Are You Entitled To More?

Are You Entitled To More?

My daughter has this incredibly frustrating unfortunate  behavior lately.  I can only describe it as an attitude of entitlement.  She isn’t appreciating what she has or what we are doing for her, instead she is questioning what are we going to do for her next.   Some examples:

  • Friends: While we were driving home after picking her up from a sleepover, she asked if she could have her friend – B – over for a playdate.  Not tomorrow or next week, but right then.  This was not the friend she just left, that would have been understandable, but was a whole new friend.
  • Activities: We were at the zoo, about an hour in to what I expected would be a 3 or 4 hour day.  She asked if we could go to Water World when we were done.  Hello! We haven’t even really started this activity yet!

Why does this make me want to scream bloody murder sigh deeply?

For one she is pushing my questioning if I’m a good mom button.  But mostly, it’s that she is acting like the world is here to only please her and whatever happens isn’t good enough.

My daughter and I have had several torturous conversations heart to hearts lately about enjoying the moment, appreciating how good she has it, empathy for others, and being good company.   I am not too worried about her – pretty sure it’s part of the tweener attitude – the one that seems to tag along with starting to wear deod0rant and worrying if her hair is cute or not.

But during these eye rolling important conversations I started thinking about what we are entitled to, because there are certain – to steal from the Declaration – unalienable rights that I feel people deserve.

What are we truly entitled to?

I think it differs depending on situation, so have broken it into four areas of life and will be writing a post about each in the coming days.

  • Work
  • Marriage
  • Friends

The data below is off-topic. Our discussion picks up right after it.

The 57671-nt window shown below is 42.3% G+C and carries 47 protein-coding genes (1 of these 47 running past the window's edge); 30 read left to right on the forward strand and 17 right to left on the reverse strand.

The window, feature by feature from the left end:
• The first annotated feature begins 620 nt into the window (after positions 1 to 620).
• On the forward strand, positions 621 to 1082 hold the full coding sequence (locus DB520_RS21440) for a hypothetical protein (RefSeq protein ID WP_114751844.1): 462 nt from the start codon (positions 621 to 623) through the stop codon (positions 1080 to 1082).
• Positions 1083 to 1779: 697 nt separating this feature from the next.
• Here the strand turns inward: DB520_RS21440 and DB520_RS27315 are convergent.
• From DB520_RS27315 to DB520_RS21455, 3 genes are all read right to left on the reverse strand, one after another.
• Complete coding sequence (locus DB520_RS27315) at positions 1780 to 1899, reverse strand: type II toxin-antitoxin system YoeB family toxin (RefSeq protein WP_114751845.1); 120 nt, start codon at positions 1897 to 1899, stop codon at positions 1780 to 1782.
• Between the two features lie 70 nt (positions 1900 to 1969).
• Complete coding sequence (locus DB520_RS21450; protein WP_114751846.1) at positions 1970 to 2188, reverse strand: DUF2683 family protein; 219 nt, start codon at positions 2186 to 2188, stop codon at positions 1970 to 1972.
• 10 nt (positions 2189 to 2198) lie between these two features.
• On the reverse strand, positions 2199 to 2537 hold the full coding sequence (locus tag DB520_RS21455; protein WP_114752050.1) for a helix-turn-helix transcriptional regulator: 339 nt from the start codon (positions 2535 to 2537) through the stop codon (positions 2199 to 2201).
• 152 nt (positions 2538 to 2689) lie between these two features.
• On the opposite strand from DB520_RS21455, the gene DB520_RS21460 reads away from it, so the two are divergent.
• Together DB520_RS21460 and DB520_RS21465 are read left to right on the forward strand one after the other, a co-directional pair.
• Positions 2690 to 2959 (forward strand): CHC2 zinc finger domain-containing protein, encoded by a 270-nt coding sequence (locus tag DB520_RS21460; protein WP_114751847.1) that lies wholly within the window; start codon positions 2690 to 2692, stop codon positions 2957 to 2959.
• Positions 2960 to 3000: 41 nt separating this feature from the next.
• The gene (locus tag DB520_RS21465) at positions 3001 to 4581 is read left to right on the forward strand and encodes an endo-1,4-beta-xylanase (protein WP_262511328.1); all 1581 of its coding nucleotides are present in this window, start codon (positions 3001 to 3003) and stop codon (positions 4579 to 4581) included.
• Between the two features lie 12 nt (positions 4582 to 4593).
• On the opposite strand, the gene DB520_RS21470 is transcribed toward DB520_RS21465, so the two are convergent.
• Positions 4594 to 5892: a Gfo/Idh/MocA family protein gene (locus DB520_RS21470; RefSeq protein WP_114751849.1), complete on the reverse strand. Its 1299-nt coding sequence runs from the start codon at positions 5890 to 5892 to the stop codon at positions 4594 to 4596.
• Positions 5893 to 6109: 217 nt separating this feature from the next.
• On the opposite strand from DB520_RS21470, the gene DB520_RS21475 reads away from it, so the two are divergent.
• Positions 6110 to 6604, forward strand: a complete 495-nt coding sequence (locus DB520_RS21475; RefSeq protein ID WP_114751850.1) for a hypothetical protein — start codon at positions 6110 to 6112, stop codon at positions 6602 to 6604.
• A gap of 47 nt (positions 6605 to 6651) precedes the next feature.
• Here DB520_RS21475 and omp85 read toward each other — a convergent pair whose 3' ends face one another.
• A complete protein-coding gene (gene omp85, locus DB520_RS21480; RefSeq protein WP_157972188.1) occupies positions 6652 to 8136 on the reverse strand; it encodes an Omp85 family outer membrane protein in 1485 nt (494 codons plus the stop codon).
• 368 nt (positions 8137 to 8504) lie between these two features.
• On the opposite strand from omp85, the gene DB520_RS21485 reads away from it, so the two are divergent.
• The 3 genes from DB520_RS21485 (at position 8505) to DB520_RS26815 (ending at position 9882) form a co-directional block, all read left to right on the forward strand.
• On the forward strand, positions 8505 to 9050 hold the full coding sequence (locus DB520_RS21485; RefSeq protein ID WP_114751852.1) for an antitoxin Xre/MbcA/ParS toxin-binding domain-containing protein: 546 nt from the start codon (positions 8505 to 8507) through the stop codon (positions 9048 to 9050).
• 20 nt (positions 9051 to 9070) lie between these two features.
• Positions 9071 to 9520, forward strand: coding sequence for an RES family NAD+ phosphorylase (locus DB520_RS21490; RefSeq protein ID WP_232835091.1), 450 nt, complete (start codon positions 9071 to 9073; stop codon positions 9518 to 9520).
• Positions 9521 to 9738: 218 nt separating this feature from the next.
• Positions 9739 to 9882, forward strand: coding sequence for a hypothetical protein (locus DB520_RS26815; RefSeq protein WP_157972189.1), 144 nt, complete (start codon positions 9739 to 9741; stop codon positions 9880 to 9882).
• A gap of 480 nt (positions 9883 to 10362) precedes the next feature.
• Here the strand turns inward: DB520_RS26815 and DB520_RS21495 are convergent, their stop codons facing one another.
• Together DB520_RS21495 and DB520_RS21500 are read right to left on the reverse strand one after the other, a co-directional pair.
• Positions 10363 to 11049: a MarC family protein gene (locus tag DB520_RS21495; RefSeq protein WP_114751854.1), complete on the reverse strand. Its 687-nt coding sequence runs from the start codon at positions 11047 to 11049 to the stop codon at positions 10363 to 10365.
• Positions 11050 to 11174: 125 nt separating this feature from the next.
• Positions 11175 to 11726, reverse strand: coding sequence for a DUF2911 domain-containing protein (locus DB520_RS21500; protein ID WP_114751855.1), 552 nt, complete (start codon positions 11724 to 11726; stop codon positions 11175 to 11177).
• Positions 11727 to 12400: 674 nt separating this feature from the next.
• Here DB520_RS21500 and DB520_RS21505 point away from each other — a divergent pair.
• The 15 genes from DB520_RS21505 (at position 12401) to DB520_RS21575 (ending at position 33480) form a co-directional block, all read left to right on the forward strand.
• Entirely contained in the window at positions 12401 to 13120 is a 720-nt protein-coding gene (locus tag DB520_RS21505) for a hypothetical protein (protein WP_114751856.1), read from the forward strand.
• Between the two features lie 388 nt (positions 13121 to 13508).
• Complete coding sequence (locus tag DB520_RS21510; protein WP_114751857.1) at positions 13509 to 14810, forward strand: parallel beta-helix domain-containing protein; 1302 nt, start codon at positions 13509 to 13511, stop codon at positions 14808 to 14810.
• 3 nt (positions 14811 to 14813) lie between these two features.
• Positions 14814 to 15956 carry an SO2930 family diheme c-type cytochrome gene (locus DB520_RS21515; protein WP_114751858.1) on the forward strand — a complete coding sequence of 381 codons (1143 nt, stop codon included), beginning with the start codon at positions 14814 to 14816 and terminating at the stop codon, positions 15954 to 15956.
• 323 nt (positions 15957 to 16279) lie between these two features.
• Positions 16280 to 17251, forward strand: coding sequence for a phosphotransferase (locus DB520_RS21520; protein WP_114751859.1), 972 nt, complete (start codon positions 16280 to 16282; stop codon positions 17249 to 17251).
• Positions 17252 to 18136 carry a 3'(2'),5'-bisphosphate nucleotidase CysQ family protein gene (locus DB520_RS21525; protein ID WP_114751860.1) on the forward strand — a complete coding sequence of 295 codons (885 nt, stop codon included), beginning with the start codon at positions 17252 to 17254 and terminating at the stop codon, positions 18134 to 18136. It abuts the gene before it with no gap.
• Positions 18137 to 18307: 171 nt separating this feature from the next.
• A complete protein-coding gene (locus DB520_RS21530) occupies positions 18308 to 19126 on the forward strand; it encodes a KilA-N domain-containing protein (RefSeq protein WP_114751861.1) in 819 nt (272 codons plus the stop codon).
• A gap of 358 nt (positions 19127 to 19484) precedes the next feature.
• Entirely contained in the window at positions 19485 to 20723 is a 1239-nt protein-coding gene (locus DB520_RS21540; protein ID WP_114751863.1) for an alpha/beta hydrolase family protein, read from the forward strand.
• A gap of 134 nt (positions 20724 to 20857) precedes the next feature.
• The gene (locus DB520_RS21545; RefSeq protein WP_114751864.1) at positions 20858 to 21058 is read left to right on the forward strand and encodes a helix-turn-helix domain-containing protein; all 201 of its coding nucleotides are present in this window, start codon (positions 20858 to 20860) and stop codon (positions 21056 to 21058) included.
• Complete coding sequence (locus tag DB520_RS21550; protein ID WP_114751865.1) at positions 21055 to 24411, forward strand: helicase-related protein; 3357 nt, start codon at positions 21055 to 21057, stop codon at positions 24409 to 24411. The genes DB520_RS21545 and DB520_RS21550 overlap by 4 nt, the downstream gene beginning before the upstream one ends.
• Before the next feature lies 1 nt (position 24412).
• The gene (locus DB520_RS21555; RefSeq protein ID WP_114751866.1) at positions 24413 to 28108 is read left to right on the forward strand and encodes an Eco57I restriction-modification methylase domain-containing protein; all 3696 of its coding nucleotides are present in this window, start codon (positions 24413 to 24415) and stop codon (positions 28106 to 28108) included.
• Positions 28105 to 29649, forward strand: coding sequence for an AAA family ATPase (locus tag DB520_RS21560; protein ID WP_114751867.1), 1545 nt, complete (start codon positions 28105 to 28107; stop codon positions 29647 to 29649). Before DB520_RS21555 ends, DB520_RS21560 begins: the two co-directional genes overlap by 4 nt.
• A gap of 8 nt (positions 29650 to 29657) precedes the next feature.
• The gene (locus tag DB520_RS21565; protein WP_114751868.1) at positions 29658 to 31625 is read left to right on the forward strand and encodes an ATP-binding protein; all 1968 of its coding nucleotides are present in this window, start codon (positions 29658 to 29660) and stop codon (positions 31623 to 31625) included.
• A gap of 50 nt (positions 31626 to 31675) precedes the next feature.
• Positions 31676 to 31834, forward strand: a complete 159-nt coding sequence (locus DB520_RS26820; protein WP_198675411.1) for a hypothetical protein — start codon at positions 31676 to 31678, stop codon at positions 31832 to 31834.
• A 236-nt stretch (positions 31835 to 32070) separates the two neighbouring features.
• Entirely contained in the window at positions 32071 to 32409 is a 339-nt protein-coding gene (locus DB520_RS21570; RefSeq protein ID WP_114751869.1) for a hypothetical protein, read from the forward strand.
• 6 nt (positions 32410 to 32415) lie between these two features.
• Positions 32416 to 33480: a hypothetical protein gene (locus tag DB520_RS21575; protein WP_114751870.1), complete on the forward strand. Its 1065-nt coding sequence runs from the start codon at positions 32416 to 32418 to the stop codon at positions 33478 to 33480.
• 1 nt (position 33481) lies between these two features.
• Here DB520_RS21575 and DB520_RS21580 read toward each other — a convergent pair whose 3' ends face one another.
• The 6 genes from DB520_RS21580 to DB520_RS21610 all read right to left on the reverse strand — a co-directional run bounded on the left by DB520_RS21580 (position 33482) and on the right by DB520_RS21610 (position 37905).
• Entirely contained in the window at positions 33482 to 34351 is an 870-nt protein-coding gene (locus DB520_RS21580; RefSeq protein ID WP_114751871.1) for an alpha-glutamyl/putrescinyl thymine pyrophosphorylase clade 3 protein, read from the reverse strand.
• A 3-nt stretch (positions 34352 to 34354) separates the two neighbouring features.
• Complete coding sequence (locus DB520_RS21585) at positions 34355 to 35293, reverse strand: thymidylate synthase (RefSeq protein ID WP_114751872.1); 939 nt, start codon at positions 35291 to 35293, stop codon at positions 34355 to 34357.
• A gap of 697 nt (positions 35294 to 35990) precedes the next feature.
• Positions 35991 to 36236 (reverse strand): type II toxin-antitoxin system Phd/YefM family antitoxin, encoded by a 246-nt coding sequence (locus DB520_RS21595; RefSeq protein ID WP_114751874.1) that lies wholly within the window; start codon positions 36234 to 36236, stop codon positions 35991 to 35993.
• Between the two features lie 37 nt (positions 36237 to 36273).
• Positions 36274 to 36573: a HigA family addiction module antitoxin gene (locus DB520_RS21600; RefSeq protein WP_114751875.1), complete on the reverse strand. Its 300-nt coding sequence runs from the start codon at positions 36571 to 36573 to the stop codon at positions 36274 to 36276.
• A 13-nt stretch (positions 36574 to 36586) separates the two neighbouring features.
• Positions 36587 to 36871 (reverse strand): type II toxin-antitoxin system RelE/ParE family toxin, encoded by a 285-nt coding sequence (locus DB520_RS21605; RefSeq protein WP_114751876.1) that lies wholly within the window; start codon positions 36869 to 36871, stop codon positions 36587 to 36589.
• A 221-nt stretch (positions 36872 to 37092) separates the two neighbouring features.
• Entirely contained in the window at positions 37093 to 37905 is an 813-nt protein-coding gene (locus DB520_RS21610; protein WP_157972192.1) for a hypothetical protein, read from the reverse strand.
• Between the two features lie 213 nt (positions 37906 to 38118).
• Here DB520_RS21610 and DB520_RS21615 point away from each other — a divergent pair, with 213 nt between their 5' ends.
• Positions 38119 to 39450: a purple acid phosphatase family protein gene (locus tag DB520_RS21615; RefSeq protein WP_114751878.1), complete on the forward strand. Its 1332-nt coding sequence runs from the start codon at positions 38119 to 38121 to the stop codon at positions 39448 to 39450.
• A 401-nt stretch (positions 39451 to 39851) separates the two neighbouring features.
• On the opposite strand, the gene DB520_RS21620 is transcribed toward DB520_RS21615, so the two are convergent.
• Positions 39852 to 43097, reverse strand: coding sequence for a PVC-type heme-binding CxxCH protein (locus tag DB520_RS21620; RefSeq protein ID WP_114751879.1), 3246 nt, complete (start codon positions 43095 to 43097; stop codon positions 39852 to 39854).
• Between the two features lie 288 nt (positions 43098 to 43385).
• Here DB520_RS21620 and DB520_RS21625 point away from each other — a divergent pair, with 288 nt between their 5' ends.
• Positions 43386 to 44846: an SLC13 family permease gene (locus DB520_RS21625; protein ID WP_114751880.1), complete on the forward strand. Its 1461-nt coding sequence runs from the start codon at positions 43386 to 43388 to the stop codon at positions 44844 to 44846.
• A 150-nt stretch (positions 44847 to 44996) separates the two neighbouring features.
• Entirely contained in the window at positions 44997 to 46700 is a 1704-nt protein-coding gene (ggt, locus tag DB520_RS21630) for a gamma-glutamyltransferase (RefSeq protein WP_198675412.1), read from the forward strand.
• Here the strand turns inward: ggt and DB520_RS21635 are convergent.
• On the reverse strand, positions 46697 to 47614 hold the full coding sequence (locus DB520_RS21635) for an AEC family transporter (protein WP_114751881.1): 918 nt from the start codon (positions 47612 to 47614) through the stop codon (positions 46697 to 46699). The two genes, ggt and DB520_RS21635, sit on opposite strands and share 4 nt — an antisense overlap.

• Children

My friend Margie wrote a great article about Entitlement and Social Media that you should definitely check out, but before you head over there, make sure you subscribe to Mom in Management via facebook, email, rss, or twitter so you don’t miss any posts in this Series!

5 Responses to Are You Entitled To More?

  1. Hi Daria,
    Your post has me thinking – are you talking about entitlement or greed? I believe they are different. Greed is natural, part of what all of us are born with that we must learn to transform into humility as we mature. When I think of entitlement I think of an arrogance – a kind of you-owe-this-to-me-because-I-exist.

    Another thing I’m thinking – how can I teach my children to appreciate what they have? I keep coming back to two things: 1) don’t give them too much stuff, time, importance, etc. and 2) stay calm when they push my buttons and make me think they are not appreciating what they have.

    • Good question. As I reread the post, the part that changes it from just wanting wanting wanting to entitlement is the attitude my daughter gets when I say no. She pouts and sulks and says things like I “always” say no, and so and so’s parents let so and so…. that’s the entitlement piece is the attitude that comes after she is denied.

  2. I’m still going with greed. Word nerd that I am I looked up greed and entitlement. Greed is excessive desire and entitlement is a believing she would have a right to have whatever. Her arguments are manipulative and saying I want more more more. She isn’t asserting that this is her basic right. Of course, I’m not there to say. Just really thinking about my own children’s similar responses.

  3. I struggle with this too. When I see my kids practically destroying their things because they think that we’ll just buy them new stuff, well let’s just say that it royally pisses me off. I think there is a greed component too. After I told my son that I did any money and he offered that I could use my credit card, I knew that we were failing in teaching our kids money management. We’ve started talking to our kids about money, opened them savings accounts, and have even threatened to force them to pay for replacements if they do break something out of malice. But when my dad decides to give my 7YO an iPOD touch, I know that we still have a ton of work to do.

    • My kids have pulled the “just use your card” thing too. Now I give them a $10 per month allowance and tell them they can buy it with their own money. Amazing how less appealing things look to them now. ;)

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